El Pollo Loco hopes to revive traffic with new menu items. / Photo courtesy of El Pollo Loco
The first three months of 2023 were a decidedly mixed experience for public restaurant companies and suppliers. Many noted that inflation had eased faster than expected, but the companies were split on whether that was a positive or negative. At least one cited evidence of customers starting to trade down, despite the moderation in pricing.
One discernible trend was an intensified effort to turn customers’ heads with new menu items, and limited-time promotional products in particular.
Here’s a roundup of what was reported for the January-through-March period by several smaller-cap operations and a few companies that support them.
El Pollo Loco: “Damn that rain”
The grilled-chicken chain eked out an 0.8% systemwide gain in same-store sales during the first quarter, blaming the sluggishness on the torrential rains that hit California during the period.
CEO Laurance Roberts said the bad weather likely shaved comp sales by 2 to 4 percentage points. He contended that the chain is particularly vulnerable to rainy-day downturns because of its clientele’s dependence on outdoor work like roofing, painting houses or landscaping. When it rains, they don’t work, so they’re not likely to pop in for lunch, Roberts said.
“On a rainy day, we’ll see somewhere around a 6- to 8-percentage-points drop in sales relative to a non-rainy day,” the CEO said. “We don’t look at cold days versus warm days. It’s strictly rain days versus non-rain days.”
Officials noted that franchise stores were particularly stung by dropping traffic, with their comps dipping 1% while company units generated a 3.8% increase. The corporate stores benefitted from a 6.2% rise in check averages, which countered a 2.4% slide in guest counts.
Roberts revealed that El Pollo Loco is testing a number of possible menu additions, from snacks to stuffed quesadillas, beverages and hardshell tacos. A new and potentially easier-to-navigate menu board is also being tried.
The brand is also continuing to assess whether it should permanently add beef items.
Chuy’s: 8% comp gain on a 6.2% traffic rise
Guest counts at the Chuy’s Tex-Mex casual-dining chain rose 6.2% during the first quarter in large part because of limited-time product promotions, according to executives. The items included veggie enchiladas and a taco made with Hatch peppers, all part of what the 99-unit chain markets as an ever-changing Chuy’s Knock Out menu.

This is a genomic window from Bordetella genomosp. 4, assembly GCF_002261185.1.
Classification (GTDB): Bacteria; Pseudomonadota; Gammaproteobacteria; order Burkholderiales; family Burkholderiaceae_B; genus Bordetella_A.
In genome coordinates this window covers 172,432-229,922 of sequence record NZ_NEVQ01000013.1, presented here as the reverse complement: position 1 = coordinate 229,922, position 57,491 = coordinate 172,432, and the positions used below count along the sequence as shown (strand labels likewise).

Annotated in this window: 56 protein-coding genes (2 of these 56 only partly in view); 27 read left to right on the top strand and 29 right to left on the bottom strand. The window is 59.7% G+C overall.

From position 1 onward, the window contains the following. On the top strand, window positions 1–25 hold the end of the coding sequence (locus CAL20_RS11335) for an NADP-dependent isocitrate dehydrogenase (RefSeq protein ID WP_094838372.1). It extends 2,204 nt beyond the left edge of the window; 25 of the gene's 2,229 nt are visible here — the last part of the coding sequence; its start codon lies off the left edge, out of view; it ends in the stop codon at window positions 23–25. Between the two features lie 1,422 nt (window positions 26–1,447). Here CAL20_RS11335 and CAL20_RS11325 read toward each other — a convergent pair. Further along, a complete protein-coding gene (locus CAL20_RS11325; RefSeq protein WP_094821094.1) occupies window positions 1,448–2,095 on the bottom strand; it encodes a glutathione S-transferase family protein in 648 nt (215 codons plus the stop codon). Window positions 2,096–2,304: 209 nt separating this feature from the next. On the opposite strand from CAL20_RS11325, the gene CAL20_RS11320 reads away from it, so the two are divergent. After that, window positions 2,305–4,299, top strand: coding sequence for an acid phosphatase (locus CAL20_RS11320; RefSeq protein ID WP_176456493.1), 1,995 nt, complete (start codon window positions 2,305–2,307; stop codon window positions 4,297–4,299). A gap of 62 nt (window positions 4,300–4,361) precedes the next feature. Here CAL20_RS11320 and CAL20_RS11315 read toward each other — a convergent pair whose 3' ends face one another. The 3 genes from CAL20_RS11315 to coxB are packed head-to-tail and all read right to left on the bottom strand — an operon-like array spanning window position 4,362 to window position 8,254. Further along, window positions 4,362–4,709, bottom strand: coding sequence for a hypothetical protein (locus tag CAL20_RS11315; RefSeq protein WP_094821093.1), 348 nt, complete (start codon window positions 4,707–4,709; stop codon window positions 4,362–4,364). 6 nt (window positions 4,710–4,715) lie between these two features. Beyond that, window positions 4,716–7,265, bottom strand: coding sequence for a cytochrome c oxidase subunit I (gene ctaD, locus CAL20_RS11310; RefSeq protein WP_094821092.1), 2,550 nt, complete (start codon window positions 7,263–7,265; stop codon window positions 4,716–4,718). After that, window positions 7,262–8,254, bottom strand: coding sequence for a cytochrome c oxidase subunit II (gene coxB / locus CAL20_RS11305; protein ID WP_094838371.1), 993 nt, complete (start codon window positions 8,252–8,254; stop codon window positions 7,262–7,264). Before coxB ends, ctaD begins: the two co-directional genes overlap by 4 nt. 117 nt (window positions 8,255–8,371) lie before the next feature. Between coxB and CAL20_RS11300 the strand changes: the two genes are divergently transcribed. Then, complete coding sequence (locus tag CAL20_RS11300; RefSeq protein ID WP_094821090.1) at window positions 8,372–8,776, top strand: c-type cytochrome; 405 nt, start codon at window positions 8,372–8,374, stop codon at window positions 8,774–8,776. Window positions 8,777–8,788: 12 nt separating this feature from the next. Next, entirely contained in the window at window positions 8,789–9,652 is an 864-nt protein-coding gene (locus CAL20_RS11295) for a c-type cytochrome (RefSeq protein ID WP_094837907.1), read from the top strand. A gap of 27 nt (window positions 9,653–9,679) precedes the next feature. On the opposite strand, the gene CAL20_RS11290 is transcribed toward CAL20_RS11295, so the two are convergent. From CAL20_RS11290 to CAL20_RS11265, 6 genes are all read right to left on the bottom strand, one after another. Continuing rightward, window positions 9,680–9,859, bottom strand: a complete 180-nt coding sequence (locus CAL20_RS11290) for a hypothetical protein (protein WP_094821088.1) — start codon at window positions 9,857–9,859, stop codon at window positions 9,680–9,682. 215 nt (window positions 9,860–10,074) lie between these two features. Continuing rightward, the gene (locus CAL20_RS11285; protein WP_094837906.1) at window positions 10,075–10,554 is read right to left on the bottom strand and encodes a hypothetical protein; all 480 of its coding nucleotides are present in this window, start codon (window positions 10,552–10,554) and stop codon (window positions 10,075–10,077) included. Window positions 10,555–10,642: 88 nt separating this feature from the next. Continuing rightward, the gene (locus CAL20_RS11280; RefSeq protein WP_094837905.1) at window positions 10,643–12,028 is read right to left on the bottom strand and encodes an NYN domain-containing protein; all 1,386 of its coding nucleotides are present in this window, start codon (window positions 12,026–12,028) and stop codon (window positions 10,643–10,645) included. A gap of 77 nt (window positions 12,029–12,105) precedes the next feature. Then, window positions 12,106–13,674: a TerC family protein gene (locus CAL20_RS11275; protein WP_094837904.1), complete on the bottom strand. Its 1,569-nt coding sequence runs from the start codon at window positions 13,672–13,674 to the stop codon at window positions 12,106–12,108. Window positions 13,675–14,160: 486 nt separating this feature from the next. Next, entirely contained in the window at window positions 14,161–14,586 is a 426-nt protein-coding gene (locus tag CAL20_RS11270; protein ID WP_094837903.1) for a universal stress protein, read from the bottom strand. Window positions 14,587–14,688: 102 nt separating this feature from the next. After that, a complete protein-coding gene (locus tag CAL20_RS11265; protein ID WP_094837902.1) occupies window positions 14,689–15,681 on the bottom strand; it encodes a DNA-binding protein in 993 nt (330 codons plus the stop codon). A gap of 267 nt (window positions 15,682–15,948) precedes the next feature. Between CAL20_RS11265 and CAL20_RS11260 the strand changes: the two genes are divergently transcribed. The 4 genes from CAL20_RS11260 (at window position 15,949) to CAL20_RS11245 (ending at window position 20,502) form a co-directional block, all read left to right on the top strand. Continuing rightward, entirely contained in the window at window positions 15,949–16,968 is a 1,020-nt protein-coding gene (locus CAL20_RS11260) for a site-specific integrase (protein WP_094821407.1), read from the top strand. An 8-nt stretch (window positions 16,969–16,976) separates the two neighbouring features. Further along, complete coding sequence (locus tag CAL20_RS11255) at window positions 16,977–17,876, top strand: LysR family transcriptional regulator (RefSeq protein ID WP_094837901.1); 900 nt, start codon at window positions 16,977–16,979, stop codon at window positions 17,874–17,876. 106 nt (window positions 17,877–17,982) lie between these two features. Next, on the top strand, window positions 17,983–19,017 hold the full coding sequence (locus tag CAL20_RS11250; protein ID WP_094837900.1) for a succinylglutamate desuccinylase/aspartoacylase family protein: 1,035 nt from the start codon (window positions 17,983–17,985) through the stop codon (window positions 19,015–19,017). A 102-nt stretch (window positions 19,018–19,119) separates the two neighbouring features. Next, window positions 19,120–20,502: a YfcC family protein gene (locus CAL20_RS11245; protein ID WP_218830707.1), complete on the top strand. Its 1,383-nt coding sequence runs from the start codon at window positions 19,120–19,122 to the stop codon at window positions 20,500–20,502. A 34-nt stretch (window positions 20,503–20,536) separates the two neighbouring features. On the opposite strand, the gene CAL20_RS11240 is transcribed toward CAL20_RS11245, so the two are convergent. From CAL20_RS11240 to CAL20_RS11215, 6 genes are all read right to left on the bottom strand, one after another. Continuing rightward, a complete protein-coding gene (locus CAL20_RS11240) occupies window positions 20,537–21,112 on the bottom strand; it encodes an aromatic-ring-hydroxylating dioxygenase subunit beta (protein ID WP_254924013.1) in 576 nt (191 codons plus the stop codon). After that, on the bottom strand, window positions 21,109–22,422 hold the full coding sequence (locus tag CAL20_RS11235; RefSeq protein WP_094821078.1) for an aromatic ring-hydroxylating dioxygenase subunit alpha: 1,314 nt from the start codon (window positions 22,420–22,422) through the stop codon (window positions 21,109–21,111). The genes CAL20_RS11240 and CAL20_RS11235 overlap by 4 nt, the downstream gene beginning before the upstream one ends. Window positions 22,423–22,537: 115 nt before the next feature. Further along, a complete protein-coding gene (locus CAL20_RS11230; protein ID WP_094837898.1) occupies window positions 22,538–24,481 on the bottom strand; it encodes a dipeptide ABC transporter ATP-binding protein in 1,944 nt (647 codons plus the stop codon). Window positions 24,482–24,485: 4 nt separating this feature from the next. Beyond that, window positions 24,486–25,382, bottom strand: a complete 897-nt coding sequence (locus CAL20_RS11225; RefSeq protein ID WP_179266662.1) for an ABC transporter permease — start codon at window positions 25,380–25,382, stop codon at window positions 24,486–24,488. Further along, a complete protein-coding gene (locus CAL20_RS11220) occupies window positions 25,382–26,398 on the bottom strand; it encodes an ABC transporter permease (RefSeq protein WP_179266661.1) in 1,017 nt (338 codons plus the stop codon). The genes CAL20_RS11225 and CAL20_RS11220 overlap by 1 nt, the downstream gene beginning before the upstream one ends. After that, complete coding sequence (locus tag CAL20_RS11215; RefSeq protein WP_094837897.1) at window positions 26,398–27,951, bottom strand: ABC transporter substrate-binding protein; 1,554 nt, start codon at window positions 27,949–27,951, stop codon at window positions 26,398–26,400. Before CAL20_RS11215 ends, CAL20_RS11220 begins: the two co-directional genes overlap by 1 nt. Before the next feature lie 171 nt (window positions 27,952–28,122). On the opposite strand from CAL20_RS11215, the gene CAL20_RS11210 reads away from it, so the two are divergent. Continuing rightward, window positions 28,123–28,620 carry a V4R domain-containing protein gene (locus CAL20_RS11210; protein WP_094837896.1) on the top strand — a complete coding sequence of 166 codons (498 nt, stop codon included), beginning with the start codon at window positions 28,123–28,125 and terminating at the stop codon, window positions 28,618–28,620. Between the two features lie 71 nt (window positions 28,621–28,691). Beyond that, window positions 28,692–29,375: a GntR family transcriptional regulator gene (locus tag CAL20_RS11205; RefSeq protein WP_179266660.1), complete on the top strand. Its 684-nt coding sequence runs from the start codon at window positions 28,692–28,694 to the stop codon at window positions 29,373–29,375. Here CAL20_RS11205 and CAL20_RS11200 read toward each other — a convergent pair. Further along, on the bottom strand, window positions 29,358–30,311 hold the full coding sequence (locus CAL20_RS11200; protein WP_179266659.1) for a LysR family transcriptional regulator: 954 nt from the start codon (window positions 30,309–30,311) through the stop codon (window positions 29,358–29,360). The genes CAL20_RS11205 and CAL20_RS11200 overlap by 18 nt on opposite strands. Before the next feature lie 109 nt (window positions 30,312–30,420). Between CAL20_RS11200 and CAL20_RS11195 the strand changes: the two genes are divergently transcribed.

The Q2 version, featuring grilled-grouper tacos and chicken enchiladas spiced with a creamy green chili sauce, is already in stores. The Q1 iteration generated about 2. 5% of sales, lifting systemwide same-store sales by 8%, chain officials said.
One Group Hospitality: Sales growth slows amid some trading down
Same-store sales growth slowed to 1.6% in the first quarter across the diversified company’s portfolio, which includes the upscale steak brand STK and the polished casual Kona Grill seafood operation. Executives harped instead on the gains they made in boosting margins. Restaurant-level operating profits topped 22.1% of sales for STK and 8.1% for Kona.
The officials acknowledged that Kona’s customers seem to be trading down on weeknights. “You do see a shift, not to less items, but perhaps people going more to what we call lighter fare,” said One Group CEO Manny Hilario. “We did see a little bit of people changing from maybe main entrees to sandwiches and other stuff.”
At STK, in contrast, the chain ran out of Wagyu beef before a limited-time promotion of the pricey option had concluded.
Weekend business remains robust for both brands, Hilario said. Indeed, the company’s top sales priority is capturing the full potential of the 6:30 to 8:30 stretches of Friday and Saturday night.
Sysco: Inflation is easing, but so is traffic
Despite a traffic slowdown for its U.S. restaurant customers during March, Sysco Corp. finished its third quarter with a 6.1% increase in case shipments, which inflation translated into a 10.4% domestic sales gain, the distribution giant said.
The company confirmed what many restaurant companies noted in posting their first quarter results: Food inflation eased much faster than expected during the period, a development Sysco characterized as a challenge for the supplier near-term. Ditto for the traffic slowdown many of its domestic customers are reporting, executives said.
They pegged food inflation for the quarter ended April 1 at 4.1%, a marked deceleration from the 8.3% clocked during Sysco’s second quarter.
Marriott: Looks like travel’s back
The lodging giant’s first-quarter results make a strong case that domestic travel, a key business driver for restaurants, is close to where it was pre-pandemic.
North American bookings from individual leisure and business travelers topped 2019 levels for the first time since the crisis erupted, the company revealed.
Revenues from group and convention business, meanwhile, soared 26% for the markets, as did revenue per available room, or RevPAR. The average occupancy rates for Marriott properties rose by 8 percentage points during the quarter, to 66%.
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